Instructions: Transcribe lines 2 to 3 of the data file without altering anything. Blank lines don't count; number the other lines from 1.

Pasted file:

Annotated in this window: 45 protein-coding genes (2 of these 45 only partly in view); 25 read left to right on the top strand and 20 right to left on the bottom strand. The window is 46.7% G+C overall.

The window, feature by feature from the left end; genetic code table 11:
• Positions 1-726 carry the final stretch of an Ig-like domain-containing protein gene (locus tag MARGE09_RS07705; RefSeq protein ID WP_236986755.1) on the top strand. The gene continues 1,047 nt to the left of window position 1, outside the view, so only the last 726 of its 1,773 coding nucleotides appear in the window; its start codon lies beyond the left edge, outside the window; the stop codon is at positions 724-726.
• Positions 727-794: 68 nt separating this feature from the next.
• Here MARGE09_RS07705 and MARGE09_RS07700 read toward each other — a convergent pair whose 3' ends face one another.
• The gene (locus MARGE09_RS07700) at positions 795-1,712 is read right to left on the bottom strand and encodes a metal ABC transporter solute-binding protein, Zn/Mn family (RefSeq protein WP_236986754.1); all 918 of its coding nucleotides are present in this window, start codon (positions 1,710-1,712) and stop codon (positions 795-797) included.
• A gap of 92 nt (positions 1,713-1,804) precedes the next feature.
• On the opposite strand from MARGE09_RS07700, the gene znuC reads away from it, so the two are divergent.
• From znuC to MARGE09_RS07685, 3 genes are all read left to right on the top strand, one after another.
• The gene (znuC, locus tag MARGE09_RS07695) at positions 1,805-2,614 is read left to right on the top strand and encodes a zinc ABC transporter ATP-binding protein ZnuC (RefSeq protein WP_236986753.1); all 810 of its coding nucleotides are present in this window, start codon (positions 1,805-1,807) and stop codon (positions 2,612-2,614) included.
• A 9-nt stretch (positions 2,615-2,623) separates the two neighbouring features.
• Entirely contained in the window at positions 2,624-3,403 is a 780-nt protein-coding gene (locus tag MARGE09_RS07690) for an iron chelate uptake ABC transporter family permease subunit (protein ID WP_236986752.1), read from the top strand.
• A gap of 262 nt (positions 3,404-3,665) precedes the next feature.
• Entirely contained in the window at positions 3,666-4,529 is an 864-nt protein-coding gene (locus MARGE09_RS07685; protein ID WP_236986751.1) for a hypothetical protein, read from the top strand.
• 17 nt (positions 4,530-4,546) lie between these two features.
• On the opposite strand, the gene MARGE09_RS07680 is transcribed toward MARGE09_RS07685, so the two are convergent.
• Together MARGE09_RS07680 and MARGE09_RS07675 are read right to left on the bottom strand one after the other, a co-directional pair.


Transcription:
The window, feature by feature from the left end; genetic code table 11:
• Positions 1-726 carry the final stretch of an Ig-like domain-containing protein gene (locus tag MARGE09_RS07705; RefSeq protein ID WP_236986755.1) on the top strand. The gene continues 1,047 nt to the left of window position 1, outside the view, so only the last 726 of its 1,773 coding nucleotides appear in the window; its start codon lies beyond the left edge, outside the window; the stop codon is at positions 724-726.